|Title||Long-term vegetation dynamics after sod removal in a Central European dry heathland (Podyjí National Park)|
|Author(s)||Keizer-Sedlakova, I.; Li, Ching-Feng; Zeleny, David|
|Event||58th IAVS Symposium, Brno, Czech Republic,, Brno, 2015-07-19/2015-07-24|
|Department(s)||Alterra - Vegetation, forest and landscape ecology|
|Publication type||Abstract in scientific journal or proceedings|
|Abstract||Heathlands in the southern Czech Republic (Euphorbio cyparissiae-Callunetum vulgaris Schubert 1960) on ranker soil type are characterised by a high species diversity of vascular plants with many rare and endangered species. However, invasion of grasses causes losses in biodiversity.
In this study, we focus on long-term effects of small scale sod-cutting as a management measure, using observations of species composition changes in permanent plots for 22 years after the experimental treatment. The study site is located in the Podyjí National Park, 3 km SE of the town of Znojmo, in the southern part of Moravia (Czech Republic) at 48º49´N, 16º01´E.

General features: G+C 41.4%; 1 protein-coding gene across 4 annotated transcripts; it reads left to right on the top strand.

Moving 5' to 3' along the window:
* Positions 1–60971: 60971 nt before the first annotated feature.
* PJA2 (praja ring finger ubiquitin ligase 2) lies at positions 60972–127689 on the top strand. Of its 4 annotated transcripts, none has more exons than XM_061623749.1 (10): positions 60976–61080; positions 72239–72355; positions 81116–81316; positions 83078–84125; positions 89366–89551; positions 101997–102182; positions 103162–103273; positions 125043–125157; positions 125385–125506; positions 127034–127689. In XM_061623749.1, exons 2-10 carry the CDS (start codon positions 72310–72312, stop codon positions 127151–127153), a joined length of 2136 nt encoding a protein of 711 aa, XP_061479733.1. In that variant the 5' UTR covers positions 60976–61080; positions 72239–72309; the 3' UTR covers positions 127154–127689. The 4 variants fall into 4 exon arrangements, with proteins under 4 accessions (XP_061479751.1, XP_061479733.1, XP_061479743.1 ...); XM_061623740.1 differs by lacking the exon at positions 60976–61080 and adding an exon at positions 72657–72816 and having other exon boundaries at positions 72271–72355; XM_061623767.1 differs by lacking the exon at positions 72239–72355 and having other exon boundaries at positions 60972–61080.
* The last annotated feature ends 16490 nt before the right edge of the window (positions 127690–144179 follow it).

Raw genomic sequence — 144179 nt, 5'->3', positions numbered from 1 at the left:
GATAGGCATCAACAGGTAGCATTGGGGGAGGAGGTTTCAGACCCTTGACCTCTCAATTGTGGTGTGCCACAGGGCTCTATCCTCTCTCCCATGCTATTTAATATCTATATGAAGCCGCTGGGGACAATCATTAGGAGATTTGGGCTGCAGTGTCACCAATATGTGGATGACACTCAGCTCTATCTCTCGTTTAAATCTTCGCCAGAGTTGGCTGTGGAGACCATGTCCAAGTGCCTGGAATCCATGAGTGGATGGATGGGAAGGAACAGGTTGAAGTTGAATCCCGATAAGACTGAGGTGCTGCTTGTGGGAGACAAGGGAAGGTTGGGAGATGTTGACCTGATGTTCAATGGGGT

Our data consist of three permanent plots (4 × 4 m, subdivided into 0.25 × 0.25 m subplots). In two plots the vegetation was removed by sod-cutting during the experimental treatment in 1992 and one control plot was not treated. After the treatment, the plots were continuously revisited every year for 22 years, and changes in species composition in each subplot were recorded.
During 22 years the recovery of the vegetation was recorded in all subplots; species trends were expressed as changes in percentage frequencies. In the first year some recovery of plants from root remains and germination of species of disturbed soil was observed. In the following years species characteristic of species-rich grassland communities as well as heathland species appeared. After 22 years, the frequency of chamaephytes such as Calluna vulgaris and Genista
pilosa and some lichen species have increased. We also studied the changes in small-scale beta diversity between subplots within each plot during the course of succession. The beta diversity sharply increased after the treatment and decreased back to the level of control plot after approximately six years. The data suggest that succession to heathland proceeds slowly in this environment. We conclude that small-scale sod-cutting is the most successful method for maintaining species diversity in this area. The reason seems to be that in patches with small-scale soil disturbances seeds from nearby vegetation can easily invade and germinate.